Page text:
So I backtracked a bit and took the side trail, which wound around the northeast side of Inspiration Point. This section of trail, like many others, is open to horses. I tried to dodge their deposits but as I took a switchback up the east side of the hill toward Inspiration Point I kept smelling horse manure. Sure enough, I’d managed to get some on my boots and I was hard pressed for awhile to find a suitable surface or plant material to rid myself of it. The hillsides were covered with red cedars and eventually I had reached Inspiration Point for a panoramic view of the lake and dam below and the gap in the mesas where Bitter Creek runs northeast to eventually join the Cimarron River, changing its name to Salt Creek along the way. Through the gap I could see the white gleam of grain silos scattered about the landscape.
From the peak I could see a housing development crouched on the hillside just above the park boundary. The entire park is only 540 acres, so it was practical to circumnavigate much of it by trail in a few hours. It has an interesting history. What I’ve pieced together is that the road I had driven to the trailhead was once the railroad bed for tracks that led to a gypsum mining operation that was once located right where Lake Watonga is today, with employees living in the ghost town of Bickford a mile or so to the northeast. Bickford died out in the 1920s and John Buell Cronkhite and his brother, Cap, designed and began building a recreational facility in the canyon in 1925. They were sons of Will Cronkhite, who owned the Bitter Creek Ranch adjoining the area to the west. The family constructed a forty-foot dam to form a 15 acre lake that was 35 feet deep at the dam. However, a tragedy occurred on June 17, 1926 when Loree Cronkhite drowned in the lake. The family abandoned development of the resort and in 1935 sold the park site’s 540 acres to the city of Watonga, which in turn gave the land to the State Parks Department. Officially titled Roman Nose Resort Park, it was one of the original seven Oklahoma State Parks, constructed by the Civilian Conservation Corps and opened to the public in 1937.
Leaving Inspiration Point, I followed a trail along the park’s eastern boundary with a canyon stretching out along my right. Eventually it dipped down into the canyon’s trees and then popped back up to the rim, making a series of switchbacks along the park’s southern border. Sometimes the path crossed extensive patches of cacti jutting out from the gypsum rocks, looking just as sharp as I remembered from the 1980s. At one point a ghostly white deciduous tree stuck out in the canyon below, surrounded by cedars. The trail eventually passed by a cave-in where a spring had undermined the gypsum beds.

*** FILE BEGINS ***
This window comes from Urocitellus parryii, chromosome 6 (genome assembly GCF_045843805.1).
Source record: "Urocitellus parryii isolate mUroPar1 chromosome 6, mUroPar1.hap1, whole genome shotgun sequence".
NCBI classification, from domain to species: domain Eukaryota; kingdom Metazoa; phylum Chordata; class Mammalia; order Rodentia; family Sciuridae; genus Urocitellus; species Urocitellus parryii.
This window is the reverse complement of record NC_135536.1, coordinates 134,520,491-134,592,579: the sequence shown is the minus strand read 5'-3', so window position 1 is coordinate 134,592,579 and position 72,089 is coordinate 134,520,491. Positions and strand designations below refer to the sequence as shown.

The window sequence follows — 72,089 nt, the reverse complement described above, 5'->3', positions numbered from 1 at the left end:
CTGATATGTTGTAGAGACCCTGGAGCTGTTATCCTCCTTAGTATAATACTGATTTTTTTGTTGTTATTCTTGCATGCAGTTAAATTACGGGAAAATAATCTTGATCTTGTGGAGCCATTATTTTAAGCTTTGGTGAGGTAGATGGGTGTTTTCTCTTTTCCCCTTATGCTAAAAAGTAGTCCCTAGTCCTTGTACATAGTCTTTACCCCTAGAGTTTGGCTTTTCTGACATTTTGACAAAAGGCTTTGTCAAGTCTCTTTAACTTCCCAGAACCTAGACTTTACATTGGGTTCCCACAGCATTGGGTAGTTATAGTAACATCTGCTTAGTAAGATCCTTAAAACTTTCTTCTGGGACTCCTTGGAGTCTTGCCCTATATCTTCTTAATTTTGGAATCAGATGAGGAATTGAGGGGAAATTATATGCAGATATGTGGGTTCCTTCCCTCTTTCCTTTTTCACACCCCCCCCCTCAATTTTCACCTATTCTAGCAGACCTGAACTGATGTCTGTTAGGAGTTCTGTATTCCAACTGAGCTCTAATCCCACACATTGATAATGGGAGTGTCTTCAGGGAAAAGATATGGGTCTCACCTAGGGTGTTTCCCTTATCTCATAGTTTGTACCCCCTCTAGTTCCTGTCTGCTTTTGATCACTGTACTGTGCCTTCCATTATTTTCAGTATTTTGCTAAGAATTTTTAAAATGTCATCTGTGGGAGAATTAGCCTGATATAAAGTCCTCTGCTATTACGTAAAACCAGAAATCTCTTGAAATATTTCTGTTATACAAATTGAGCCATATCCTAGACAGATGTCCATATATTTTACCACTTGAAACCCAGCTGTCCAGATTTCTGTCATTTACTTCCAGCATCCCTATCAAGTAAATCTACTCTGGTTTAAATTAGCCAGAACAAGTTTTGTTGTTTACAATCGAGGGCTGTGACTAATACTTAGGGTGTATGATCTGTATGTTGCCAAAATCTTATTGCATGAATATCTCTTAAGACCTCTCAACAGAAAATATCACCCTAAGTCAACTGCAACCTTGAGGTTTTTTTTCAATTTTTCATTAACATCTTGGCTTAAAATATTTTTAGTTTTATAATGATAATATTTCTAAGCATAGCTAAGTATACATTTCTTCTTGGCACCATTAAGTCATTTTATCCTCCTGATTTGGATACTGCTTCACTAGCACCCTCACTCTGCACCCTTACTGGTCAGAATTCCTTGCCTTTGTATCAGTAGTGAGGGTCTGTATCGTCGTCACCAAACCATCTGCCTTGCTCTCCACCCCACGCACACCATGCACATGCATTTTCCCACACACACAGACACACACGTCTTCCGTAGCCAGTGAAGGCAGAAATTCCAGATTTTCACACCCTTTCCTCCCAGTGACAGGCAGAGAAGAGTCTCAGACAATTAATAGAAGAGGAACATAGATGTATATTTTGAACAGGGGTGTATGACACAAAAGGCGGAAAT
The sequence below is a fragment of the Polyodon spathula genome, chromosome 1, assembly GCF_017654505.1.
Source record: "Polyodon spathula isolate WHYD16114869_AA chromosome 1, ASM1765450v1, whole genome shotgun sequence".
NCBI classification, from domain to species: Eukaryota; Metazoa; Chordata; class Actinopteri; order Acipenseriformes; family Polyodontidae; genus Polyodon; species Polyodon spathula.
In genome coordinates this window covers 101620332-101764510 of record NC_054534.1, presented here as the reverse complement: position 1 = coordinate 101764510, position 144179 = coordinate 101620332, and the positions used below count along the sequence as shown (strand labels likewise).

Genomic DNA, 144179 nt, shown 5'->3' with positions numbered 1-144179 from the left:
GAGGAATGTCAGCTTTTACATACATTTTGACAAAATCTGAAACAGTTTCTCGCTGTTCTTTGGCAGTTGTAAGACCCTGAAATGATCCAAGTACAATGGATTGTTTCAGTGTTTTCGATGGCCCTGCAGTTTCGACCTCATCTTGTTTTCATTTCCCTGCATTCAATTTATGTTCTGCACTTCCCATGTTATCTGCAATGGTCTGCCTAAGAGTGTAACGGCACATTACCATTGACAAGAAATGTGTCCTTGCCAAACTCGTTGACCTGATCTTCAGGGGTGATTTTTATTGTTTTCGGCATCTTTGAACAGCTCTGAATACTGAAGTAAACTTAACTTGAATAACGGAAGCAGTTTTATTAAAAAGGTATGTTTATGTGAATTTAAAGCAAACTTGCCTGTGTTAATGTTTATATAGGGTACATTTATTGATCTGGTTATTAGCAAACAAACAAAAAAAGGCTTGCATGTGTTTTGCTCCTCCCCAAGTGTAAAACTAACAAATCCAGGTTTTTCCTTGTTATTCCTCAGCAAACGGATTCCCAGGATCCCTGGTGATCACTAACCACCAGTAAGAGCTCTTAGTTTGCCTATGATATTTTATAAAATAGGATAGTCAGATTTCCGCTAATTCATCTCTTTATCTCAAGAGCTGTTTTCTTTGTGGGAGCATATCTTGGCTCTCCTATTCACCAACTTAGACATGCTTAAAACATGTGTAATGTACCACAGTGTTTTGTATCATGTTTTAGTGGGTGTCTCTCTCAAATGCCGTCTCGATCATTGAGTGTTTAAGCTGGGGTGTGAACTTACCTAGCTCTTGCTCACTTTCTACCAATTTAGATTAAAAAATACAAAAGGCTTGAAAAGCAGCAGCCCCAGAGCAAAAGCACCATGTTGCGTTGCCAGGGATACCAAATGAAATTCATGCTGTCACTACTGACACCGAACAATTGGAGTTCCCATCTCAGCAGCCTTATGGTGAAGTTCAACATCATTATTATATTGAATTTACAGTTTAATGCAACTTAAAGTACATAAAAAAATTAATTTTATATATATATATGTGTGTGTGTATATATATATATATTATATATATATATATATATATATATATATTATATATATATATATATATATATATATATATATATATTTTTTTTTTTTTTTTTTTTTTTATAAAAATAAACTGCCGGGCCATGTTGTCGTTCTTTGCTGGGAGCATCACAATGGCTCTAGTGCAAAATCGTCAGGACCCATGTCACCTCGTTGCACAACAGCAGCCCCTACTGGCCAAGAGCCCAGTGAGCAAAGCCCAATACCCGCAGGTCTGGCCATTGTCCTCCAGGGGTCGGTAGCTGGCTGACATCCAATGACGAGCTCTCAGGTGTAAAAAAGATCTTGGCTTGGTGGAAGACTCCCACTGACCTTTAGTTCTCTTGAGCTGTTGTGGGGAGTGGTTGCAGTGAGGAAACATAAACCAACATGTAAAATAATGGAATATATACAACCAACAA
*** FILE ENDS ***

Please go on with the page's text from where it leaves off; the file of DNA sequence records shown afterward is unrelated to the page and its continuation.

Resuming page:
Eventually the trail ran back north to Boecher Lake and I visited a scenic lookout I remembered from years back. I could see colorful paddle boats, which I was tempted to commandeer for an unauthorized excursion. Off to one side of the trail was a hidden side outlet where Boecher Lake feeds into Watonga Lake.
I took a trail across the Boecher Lake dam for a panoramic view across Watonga Lake. I passed a miniature golf area. Its vine-covered trees and odd figurines helped make the scene a tad eerie without children scampering about.
I brought the 6.3 mile hike to a close after three hours, feeling famished. So I drove an hour northeast to Enid for a late and, unfortunately, lamentable lunch at its El Chico. They no longer had El Chico’s “old way” queso available at this franchise, only proferring a thicker complimentary queso that was quite inferior. I then zipped back to Bartlesville to end the weekend with laundry duties. Next weekend I hope to make another day hike, perhaps to Missouri or Arkansas, weather permitting.
Click here for a slideshow from today’s hike
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Meadow is a pedantic.
How ironic. *Meador